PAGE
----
Baptized 20th March 1642 - Died in 1685
A son of Richard Jacob, he was baptized in 1642. His wife, whom he married in 1661, was named Joan. She died in 1690. They had children:
1 John, baptized at Halberton 5th June 1664; living in Ireland in 1720.
2 Richard, baptized 2nd March 1666, buried 10th January 1725.
3 Isaac, baptized at Halberton 8th July 1668. He married Elionor Paulin on 20th February 1693 at Falmouth.
4 Susanna, baptized at Crediton 27th June 1670, and died in Cork 6th ? 1676
5 Joan, baptized at Halberton 6th October 1671. She married John Dixon.
6 Margaret, baptized at Halberton 2nd November 1772. She married ----- Wish.
7 Joseph, born at Cork in 1675, and died at Limerick in 1722. In 1697 he married Phoebe,daughter of Henry and Honor Bludwick.
8 Caleb, born at Cork in 1676, and died in 1725 in Newgarden, Pennsylvania, USA.
9 Thomas, baptized at Cork 8th May 1681, died there 24th October 1703.
He was by profession a cutter. A Quaker, he suffered for his faith.
On 23rd January 1660 he was taken from his work in his master's shop and carried before a Justice who tendered to his oaths and on refusal sent him to the High Gaol at Exeter, in which were about 70 Friends (Quakers).
On 20th November 1661 the Constable of Cullumpton, with one Captain Prowse and a rude rabble following them, came to the meeting there, pulled the Friends from their seats, threw them on the ground and dragged them along the ground; they kept some of them at an inn with a guard of soldiers all night and would not let them have lodging for their money.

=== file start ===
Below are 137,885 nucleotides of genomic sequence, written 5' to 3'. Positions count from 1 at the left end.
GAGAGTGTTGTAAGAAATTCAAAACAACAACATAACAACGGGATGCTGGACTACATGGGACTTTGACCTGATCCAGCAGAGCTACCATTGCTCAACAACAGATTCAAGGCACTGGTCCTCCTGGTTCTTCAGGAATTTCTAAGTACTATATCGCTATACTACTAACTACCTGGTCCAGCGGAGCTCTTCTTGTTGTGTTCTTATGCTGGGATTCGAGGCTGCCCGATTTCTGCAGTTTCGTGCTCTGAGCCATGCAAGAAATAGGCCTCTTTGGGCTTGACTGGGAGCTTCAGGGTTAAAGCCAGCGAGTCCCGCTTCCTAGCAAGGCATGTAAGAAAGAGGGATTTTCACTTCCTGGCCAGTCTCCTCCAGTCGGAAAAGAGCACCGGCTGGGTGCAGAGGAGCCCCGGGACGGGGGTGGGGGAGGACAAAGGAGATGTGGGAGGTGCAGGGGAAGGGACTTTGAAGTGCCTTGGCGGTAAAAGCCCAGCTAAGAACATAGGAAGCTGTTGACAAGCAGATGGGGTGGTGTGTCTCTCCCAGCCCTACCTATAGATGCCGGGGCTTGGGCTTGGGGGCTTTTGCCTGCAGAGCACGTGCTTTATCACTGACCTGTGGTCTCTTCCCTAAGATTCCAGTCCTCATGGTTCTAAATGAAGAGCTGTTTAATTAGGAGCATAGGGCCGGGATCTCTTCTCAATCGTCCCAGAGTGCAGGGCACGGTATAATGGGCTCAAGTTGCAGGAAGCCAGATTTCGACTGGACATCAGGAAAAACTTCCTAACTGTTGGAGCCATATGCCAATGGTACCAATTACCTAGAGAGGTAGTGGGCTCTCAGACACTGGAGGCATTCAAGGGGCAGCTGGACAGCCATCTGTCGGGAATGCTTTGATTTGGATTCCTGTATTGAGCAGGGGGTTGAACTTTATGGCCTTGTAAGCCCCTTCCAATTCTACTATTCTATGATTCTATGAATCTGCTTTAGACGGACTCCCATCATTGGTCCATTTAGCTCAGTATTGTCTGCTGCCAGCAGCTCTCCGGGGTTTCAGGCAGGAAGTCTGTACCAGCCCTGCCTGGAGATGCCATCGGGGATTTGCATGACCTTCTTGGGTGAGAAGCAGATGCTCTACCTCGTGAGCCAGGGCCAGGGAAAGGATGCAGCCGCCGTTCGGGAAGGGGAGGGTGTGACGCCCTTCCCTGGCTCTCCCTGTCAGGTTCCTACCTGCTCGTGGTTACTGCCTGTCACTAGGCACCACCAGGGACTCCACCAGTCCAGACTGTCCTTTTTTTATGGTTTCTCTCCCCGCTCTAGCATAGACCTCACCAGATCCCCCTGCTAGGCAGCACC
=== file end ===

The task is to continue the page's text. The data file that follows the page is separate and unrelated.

The next day they carried them before the Justices who, for their refusal to swear the oath, sent 15 of them to prison, including Richard.
On 26th August 1661, 25 people, including William Jacob of Bampton and Richard Jacob of Halberton, who had met for religious reasons at the house of John Elliott of Collumpton, a constable came to take them by no other warrant than a general order to apprehend strangers. They were not willing to go, whereupon the Constable placed a watch at the door and kept them prisoner in the house for two days. When the justice came to town he sent them to prison for breach of the Conventicle Act. The Constable, in order to carry them to gaol, hired carriages in the neighbourhood; however, their owners, when they heard for which use they were to be applied, refused to let them go, so that the prisoners, having spent four days in the room where they were being kept, were set on horseback and taken to Exeter.
He left Halberton for Cork, Ireland, in 1675.